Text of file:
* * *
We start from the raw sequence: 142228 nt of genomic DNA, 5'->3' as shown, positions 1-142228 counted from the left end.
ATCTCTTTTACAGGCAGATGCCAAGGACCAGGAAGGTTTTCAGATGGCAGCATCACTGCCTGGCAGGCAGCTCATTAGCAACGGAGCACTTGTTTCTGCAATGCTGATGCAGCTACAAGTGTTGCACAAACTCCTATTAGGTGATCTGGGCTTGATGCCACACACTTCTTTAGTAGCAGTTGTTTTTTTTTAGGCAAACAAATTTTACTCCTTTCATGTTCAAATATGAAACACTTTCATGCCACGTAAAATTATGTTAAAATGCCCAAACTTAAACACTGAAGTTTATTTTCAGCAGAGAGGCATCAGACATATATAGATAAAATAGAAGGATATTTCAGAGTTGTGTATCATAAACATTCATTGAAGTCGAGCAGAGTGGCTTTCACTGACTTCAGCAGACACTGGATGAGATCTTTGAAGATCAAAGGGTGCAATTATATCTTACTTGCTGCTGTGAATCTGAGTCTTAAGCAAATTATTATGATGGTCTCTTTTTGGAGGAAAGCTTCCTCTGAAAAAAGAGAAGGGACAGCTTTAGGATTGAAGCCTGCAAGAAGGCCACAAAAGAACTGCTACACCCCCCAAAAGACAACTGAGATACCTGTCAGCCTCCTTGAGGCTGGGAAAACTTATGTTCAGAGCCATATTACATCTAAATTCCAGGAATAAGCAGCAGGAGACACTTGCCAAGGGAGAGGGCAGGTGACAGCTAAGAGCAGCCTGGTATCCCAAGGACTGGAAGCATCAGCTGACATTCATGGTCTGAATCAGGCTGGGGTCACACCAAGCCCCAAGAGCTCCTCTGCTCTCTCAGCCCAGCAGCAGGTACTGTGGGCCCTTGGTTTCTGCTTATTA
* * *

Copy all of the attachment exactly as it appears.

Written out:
We start from the raw sequence: 142228 nt of genomic DNA, 5'->3' as shown, positions 1-142228 counted from the left end.
ATCTCTTTTACAGGCAGATGCCAAGGACCAGGAAGGTTTTCAGATGGCAGCATCACTGCCTGGCAGGCAGCTCATTAGCAACGGAGCACTTGTTTCTGCAATGCTGATGCAGCTACAAGTGTTGCACAAACTCCTATTAGGTGATCTGGGCTTGATGCCACACACTTCTTTAGTAGCAGTTGTTTTTTTTTAGGCAAACAAATTTTACTCCTTTCATGTTCAAATATGAAACACTTTCATGCCACGTAAAATTATGTTAAAATGCCCAAACTTAAACACTGAAGTTTATTTTCAGCAGAGAGGCATCAGACATATATAGATAAAATAGAAGGATATTTCAGAGTTGTGTATCATAAACATTCATTGAAGTCGAGCAGAGTGGCTTTCACTGACTTCAGCAGACACTGGATGAGATCTTTGAAGATCAAAGGGTGCAATTATATCTTACTTGCTGCTGTGAATCTGAGTCTTAAGCAAATTATTATGATGGTCTCTTTTTGGAGGAAAGCTTCCTCTGAAAAAAGAGAAGGGACAGCTTTAGGATTGAAGCCTGCAAGAAGGCCACAAAAGAACTGCTACACCCCCCAAAAGACAACTGAGATACCTGTCAGCCTCCTTGAGGCTGGGAAAACTTATGTTCAGAGCCATATTACATCTAAATTCCAGGAATAAGCAGCAGGAGACACTTGCCAAGGGAGAGGGCAGGTGACAGCTAAGAGCAGCCTGGTATCCCAAGGACTGGAAGCATCAGCTGACATTCATGGTCTGAATCAGGCTGGGGTCACACCAAGCCCCAAGAGCTCCTCTGCTCTCTCAGCCCAGCAGCAGGTACTGTGGGCCCTTGGTTTCTGCTTATTA